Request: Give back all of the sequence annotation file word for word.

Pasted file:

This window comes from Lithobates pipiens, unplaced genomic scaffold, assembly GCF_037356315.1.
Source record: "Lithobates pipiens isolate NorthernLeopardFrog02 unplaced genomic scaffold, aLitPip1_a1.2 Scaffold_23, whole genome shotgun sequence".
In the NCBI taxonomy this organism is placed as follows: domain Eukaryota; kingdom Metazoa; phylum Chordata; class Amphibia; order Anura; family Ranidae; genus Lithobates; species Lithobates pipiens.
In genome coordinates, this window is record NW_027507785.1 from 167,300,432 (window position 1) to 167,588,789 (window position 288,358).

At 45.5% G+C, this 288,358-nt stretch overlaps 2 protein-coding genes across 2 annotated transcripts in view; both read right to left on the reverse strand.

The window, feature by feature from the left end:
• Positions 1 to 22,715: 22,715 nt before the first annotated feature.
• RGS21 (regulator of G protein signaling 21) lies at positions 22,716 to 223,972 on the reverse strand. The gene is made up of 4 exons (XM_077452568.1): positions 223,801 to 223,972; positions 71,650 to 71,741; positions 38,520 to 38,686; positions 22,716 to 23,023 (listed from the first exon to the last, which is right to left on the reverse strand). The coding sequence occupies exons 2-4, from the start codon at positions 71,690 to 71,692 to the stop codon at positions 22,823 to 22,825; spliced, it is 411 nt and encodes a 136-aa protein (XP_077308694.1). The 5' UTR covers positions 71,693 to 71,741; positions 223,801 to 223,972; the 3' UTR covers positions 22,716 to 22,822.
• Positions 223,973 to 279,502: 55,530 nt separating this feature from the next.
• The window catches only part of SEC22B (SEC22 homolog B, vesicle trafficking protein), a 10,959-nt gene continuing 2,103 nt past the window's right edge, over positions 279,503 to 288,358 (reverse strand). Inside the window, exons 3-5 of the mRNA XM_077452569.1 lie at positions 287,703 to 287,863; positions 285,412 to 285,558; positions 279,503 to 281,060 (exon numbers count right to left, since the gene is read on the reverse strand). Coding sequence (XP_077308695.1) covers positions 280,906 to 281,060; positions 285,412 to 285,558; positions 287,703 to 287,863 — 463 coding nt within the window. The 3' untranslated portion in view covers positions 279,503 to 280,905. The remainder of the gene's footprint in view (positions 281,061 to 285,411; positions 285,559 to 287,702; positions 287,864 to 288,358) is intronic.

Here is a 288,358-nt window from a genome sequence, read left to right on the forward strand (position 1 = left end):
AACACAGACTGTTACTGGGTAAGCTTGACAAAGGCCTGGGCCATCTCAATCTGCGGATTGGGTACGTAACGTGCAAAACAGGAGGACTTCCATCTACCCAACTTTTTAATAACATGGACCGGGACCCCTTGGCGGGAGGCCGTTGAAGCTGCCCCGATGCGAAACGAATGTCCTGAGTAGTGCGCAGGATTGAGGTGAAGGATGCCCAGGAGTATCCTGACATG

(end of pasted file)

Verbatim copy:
This window comes from Lithobates pipiens, unplaced genomic scaffold, assembly GCF_037356315.1.
Source record: "Lithobates pipiens isolate NorthernLeopardFrog02 unplaced genomic scaffold, aLitPip1_a1.2 Scaffold_23, whole genome shotgun sequence".
In the NCBI taxonomy this organism is placed as follows: domain Eukaryota; kingdom Metazoa; phylum Chordata; class Amphibia; order Anura; family Ranidae; genus Lithobates; species Lithobates pipiens.
In genome coordinates, this window is record NW_027507785.1 from 167,300,432 (window position 1) to 167,588,789 (window position 288,358).

At 45.5% G+C, this 288,358-nt stretch overlaps 2 protein-coding genes across 2 annotated transcripts in view; both read right to left on the reverse strand.

The window, feature by feature from the left end:
• Positions 1 to 22,715: 22,715 nt before the first annotated feature.
• RGS21 (regulator of G protein signaling 21) lies at positions 22,716 to 223,972 on the reverse strand. The gene is made up of 4 exons (XM_077452568.1): positions 223,801 to 223,972; positions 71,650 to 71,741; positions 38,520 to 38,686; positions 22,716 to 23,023 (listed from the first exon to the last, which is right to left on the reverse strand). The coding sequence occupies exons 2-4, from the start codon at positions 71,690 to 71,692 to the stop codon at positions 22,823 to 22,825; spliced, it is 411 nt and encodes a 136-aa protein (XP_077308694.1). The 5' UTR covers positions 71,693 to 71,741; positions 223,801 to 223,972; the 3' UTR covers positions 22,716 to 22,822.
• Positions 223,973 to 279,502: 55,530 nt separating this feature from the next.
• The window catches only part of SEC22B (SEC22 homolog B, vesicle trafficking protein), a 10,959-nt gene continuing 2,103 nt past the window's right edge, over positions 279,503 to 288,358 (reverse strand). Inside the window, exons 3-5 of the mRNA XM_077452569.1 lie at positions 287,703 to 287,863; positions 285,412 to 285,558; positions 279,503 to 281,060 (exon numbers count right to left, since the gene is read on the reverse strand). Coding sequence (XP_077308695.1) covers positions 280,906 to 281,060; positions 285,412 to 285,558; positions 287,703 to 287,863 — 463 coding nt within the window. The 3' untranslated portion in view covers positions 279,503 to 280,905. The remainder of the gene's footprint in view (positions 281,061 to 285,411; positions 285,559 to 287,702; positions 287,864 to 288,358) is intronic.

Here is a 288,358-nt window from a genome sequence, read left to right on the forward strand (position 1 = left end):
AACACAGACTGTTACTGGGTAAGCTTGACAAAGGCCTGGGCCATCTCAATCTGCGGATTGGGTACGTAACGTGCAAAACAGGAGGACTTCCATCTACCCAACTTTTTAATAACATGGACCGGGACCCCTTGGCGGGAGGCCGTTGAAGCTGCCCCGATGCGAAACGAATGTCCTGAGTAGTGCGCAGGATTGAGGTGAAGGATGCCCAGGAGTATCCTGACATG